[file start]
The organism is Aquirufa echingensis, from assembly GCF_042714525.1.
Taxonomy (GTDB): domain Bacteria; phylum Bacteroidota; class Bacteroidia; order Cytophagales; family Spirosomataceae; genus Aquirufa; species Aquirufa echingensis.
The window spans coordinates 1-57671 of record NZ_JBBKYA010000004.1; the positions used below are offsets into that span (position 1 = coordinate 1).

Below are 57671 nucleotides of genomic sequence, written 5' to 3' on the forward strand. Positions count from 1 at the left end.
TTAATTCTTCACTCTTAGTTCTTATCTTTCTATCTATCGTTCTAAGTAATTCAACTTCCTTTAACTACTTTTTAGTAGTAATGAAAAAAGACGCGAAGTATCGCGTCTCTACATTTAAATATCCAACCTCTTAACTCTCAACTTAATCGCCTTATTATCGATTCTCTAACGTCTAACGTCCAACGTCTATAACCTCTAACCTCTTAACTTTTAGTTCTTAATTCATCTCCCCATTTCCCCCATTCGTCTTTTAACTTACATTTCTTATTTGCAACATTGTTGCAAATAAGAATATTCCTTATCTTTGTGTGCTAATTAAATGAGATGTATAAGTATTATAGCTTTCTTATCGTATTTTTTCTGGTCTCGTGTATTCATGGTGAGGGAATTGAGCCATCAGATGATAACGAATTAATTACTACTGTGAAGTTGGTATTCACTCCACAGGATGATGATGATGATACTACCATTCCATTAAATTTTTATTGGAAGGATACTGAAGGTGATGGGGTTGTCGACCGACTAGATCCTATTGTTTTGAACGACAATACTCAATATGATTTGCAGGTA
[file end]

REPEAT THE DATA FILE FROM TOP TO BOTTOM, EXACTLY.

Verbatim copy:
The organism is Aquirufa echingensis, from assembly GCF_042714525.1.
Taxonomy (GTDB): domain Bacteria; phylum Bacteroidota; class Bacteroidia; order Cytophagales; family Spirosomataceae; genus Aquirufa; species Aquirufa echingensis.
The window spans coordinates 1-57671 of record NZ_JBBKYA010000004.1; the positions used below are offsets into that span (position 1 = coordinate 1).

Below are 57671 nucleotides of genomic sequence, written 5' to 3' on the forward strand. Positions count from 1 at the left end.
TTAATTCTTCACTCTTAGTTCTTATCTTTCTATCTATCGTTCTAAGTAATTCAACTTCCTTTAACTACTTTTTAGTAGTAATGAAAAAAGACGCGAAGTATCGCGTCTCTACATTTAAATATCCAACCTCTTAACTCTCAACTTAATCGCCTTATTATCGATTCTCTAACGTCTAACGTCCAACGTCTATAACCTCTAACCTCTTAACTTTTAGTTCTTAATTCATCTCCCCATTTCCCCCATTCGTCTTTTAACTTACATTTCTTATTTGCAACATTGTTGCAAATAAGAATATTCCTTATCTTTGTGTGCTAATTAAATGAGATGTATAAGTATTATAGCTTTCTTATCGTATTTTTTCTGGTCTCGTGTATTCATGGTGAGGGAATTGAGCCATCAGATGATAACGAATTAATTACTACTGTGAAGTTGGTATTCACTCCACAGGATGATGATGATGATACTACCATTCCATTAAATTTTTATTGGAAGGATACTGAAGGTGATGGGGTTGTCGACCGACTAGATCCTATTGTTTTGAACGACAATACTCAATATGATTTGCAGGTA